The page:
Below the dial is a switch for changing the metering options from centre-weighted, multi or spot. A Pentax dedicated hotshoe sits over the prism in it's usual place with the built-in flash drooped over the lens barrel and on the right shoulder is the LCD information screen with the green button and shutter release in front. This green button is an override for if you're in aperture, shutter-priority or manual modes and pressing this button flicks the camera into program allowing the camera to take control. The camera will then correct the exposure and when you release the button you're back in the previous mode.
Live-view was introduced for the first time on the K20D and the GX20 shares this feature. It's also accessed in the same way, by flicking the depth of field preview which brings the screen into life. It's worth mentioning that I had to set the camera up to perform live-view by going into the menu system. The AF button on the back will still force the focusing but, like the K20D, the camera has to drop the mirror therefore technically coming out of live view to enable it to focus.
Samsung are part of the collective that put image stabilisation in camera. This means that the sensor is moved in the opposite direction from the shake ensuring that the image stays sharp on the sensor. Sony use Minolta's method of fixing actuators to the sensor to shift it in the opposing direction while Samsung use centre plate positioning which makes the corrective moves.
Dust removal is also on the same par as the K20D with anti-dust coating on the low pass filter and sensor shake technology. It also has the Dust Alert feature which will take an exposure on the sensor and display the location of any dust meaning you can see if a sensor shake is necessary. It also stores the display image into a folder on your memory card.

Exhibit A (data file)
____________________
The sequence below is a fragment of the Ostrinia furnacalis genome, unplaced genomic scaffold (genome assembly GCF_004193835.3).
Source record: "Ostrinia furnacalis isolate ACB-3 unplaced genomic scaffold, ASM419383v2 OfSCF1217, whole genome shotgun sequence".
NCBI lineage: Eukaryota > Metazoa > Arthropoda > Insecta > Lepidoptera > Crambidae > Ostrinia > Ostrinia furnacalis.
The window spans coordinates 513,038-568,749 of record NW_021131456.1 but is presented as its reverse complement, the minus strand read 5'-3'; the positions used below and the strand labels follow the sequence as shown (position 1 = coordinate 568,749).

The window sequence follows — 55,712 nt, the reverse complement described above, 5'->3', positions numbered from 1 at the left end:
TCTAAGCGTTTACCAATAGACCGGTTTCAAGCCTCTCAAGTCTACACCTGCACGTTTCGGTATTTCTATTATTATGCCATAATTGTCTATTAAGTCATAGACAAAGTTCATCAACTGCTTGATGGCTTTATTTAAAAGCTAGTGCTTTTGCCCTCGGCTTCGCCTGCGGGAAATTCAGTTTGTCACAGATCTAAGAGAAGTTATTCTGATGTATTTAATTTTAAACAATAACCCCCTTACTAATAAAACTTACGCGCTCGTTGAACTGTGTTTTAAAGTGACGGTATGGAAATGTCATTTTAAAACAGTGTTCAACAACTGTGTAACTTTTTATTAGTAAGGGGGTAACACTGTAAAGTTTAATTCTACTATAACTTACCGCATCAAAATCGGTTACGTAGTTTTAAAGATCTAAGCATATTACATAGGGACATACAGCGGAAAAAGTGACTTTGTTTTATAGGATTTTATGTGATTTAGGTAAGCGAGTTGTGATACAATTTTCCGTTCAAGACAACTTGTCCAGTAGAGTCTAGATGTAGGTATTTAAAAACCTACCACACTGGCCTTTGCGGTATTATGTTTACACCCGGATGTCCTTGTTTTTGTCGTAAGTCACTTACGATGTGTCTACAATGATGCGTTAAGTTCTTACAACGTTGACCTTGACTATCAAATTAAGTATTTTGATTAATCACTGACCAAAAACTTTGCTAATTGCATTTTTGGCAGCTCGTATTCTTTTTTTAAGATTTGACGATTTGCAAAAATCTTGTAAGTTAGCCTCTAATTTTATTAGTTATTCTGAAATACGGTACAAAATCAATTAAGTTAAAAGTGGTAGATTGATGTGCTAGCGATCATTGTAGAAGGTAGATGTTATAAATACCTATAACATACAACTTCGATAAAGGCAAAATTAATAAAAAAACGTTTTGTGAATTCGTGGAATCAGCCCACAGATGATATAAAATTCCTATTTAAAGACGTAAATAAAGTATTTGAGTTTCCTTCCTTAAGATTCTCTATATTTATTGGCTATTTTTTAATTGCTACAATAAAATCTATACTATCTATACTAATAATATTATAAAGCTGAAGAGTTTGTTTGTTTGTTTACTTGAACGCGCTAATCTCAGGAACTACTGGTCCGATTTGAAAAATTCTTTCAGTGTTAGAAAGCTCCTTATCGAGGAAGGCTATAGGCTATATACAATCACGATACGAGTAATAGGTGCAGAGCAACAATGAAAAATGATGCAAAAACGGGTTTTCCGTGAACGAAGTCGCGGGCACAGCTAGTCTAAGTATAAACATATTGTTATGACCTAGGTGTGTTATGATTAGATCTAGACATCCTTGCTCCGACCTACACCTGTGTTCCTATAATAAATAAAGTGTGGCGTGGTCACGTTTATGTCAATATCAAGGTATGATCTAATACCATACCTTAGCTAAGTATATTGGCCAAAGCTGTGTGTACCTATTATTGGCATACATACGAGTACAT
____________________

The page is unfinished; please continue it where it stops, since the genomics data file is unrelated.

At the time of release, the GX20 shared the highest resolution in it's class but natural progression of technology has now outshone this innovation. However, Samsung are still very proud of the small gap between the microlenses on photosites which, they say, are smaller than other gapped microlenses.
In my opinion, the menu isn't the most appealing I've come across. It's a relatively easy one to use with only a few meanings that you may not have heard of such as e-dials, which are the finger and thumb wheels that you use to adjust the shutter and aperture but they can also be designated other tasks. E-dials may be a term that you've heard a lot and have no problem with but in my experience, if I've not heard of it, then 1000 other people haven't either. The layout is the problem as I think it's a bit too cluttered. The controls can take some getting used to such as pressing right to enter the folder of options from the tabs down the left side and you also press right to enter an option but you can't press left to get back out.
The e-dials (I'm learning) will tab down the folders but not the individual options within certain folders. You have to press down on the navigation pad to do that which can be tedious.
Blessedly, there is a function button to the bottom right of the screen which displays an icon of quick access options by pressing the relevant button on the navigation pad. The drive, white balance, flash functions and sensitivity can all be changed here.